Semiconductor devices: diode, transistor, power devices (thyristor), metal-oxide-semiconductor field-effect transistor (MOSFET), bipolar junction transistor (BJT), heterojunction bipolar transistor (HBT), high electron-mobility transistor (HEMT), microwave and mm-wave amplifiers

The student will learn figures of merit for the most common semiconductor devices. This will enable the student to compare different types of transistors for instance, and estimate how appropriate they are for certain applications. The two most common transistor types is the bipolar junction (BJT) and the metal-oxide-semiconductor field-effect transistor (MOSFET). These two transistors utilize quite different physical mechanisms to achieve amplification, which will be addressed during the course. Additionally, the student will become familiar with device characterization equipment, both practically through laboratory work as well as theory. The hands-on experience gained in the laboratory exercise will be placed in context by the course lectures, which is expected to deepen understanding.


High frequency devices: negative-resistance devices, Gunn diode, tunnel diode, impact-ionization avalanche transit time (IMPATT) diode, mm-wave transistors

The prospect of reaching even higher frequencies (even up to 1 THz) will be studied by analyzing recent reports on transistor bandwidth. At these extremely high frequencies only a certain category of semiconductor devices are operational. This includes a bit more exotic devices such as the Gunn diode and the impact-ionization avalanche transit-time (IMPATT) diode. The student will learn the semiconductor physics behind these devices as well as the meaning of the concept of 'negative differential resistance' and 'transferred electron devices'.


Microelectronics fabrication: photolithography, e-beam lithography, oxidation, etching, thin film deposition, ion implantation


The student will learn of the fabrication techniques used by semiconductor industry/research. Mainly this involves lithography techniques such as photolithography and e-beam lithography, but also deposition techniques, etching, oxidation and semiconductor material growth. Standard processing steps for fabricating a modern Si MOSFET will be covered. We will be addressing the difficulties of modern large-scale integration of semiconductor devices. How many devices are possible to integrate in a modern microprocessor? Which are the most significant features of CMOS technology? What are the challenges in realizing faster CPU's, and larger data memories? Which are the fundamental limits?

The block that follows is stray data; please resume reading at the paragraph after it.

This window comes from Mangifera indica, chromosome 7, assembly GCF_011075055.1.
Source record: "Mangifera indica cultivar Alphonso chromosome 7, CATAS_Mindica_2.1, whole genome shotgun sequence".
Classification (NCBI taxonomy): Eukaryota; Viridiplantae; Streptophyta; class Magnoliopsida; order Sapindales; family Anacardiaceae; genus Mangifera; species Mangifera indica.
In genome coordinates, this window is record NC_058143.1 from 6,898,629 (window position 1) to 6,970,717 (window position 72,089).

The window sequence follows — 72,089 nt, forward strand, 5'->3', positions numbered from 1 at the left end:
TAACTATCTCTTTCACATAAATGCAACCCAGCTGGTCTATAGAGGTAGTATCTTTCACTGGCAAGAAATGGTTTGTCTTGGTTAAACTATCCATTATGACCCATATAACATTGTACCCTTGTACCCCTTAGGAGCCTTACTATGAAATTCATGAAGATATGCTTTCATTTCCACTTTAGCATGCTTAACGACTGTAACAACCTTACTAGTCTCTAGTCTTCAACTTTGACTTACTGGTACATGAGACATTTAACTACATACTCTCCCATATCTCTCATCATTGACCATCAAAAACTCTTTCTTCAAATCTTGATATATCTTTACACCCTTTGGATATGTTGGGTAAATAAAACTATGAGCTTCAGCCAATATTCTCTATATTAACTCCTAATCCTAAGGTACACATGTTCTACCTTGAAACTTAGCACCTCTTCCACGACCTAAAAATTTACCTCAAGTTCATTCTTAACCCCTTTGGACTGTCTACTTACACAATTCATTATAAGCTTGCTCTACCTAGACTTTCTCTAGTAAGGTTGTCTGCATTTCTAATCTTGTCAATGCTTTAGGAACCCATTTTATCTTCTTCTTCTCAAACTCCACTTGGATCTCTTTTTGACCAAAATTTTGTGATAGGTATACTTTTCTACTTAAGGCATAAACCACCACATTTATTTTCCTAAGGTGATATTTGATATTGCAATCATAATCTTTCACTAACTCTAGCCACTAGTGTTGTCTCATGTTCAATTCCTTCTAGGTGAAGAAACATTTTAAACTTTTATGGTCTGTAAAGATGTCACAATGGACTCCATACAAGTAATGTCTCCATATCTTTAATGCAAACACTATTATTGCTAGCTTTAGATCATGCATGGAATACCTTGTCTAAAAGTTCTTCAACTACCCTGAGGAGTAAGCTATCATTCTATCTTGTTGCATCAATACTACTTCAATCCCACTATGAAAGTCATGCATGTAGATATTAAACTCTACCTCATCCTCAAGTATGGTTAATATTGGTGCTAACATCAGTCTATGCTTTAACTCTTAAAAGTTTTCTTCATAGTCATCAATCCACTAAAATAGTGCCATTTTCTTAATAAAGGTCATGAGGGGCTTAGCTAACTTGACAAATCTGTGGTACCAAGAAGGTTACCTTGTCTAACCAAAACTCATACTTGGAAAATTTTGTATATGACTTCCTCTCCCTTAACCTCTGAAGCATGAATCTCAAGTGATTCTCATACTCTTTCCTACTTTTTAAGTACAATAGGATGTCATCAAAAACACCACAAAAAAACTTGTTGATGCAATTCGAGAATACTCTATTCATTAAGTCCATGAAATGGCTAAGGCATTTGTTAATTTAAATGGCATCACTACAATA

B. Laboratory work

The laboratory work consists of characterizing two different types of n-channel MOSFETs fabricated in s Silicon-on-insulator (SOI) CMOS process. The two types of transistors available are High-Speed (HS) and Low-Leakage (LL) transistors.

C. Project

Each group of students will choose a physical phenomena or semiconductor device that they are interested in. By using all available means (textbooks, scientific articles, internet etc) the group should hold an interesting and course-relevant presentation of their project. The students will also recommend two scientific articles on the subject to their colleagues. These articles will be included in the course literature and written exam.
Example topics for the project includes: semiconductor lasers, ultra high frequency transistors (1 THz), tri-gate transistors in future microprocessors, diamond electronics, solar cells etc.

Organisation

Weekly lectures, tutorials and home assignments will constitute the backbone of this course. The laboratory work will start a couple weeks into the study period and the projects will be presented at the end of the course. A detailed schedule will be posted on the course home page.

Literature

S. M. Sze, Y. Li, K. K. Ng, ”Physics of Semiconductor Devices”, 4th ed, Wiley, (ISBN: 978-1-119-42911-1)
Scientific and technical paper

Examination including compulsory elements

Passed written examination and completion of laboratory (project) work.


The course examiner may assess individual students in other ways than what is stated above if there are special reasons for doing so, for example if a student has a decision from Chalmers on educational support due to disability.


Page manager Published: Thu 04 Feb 2021.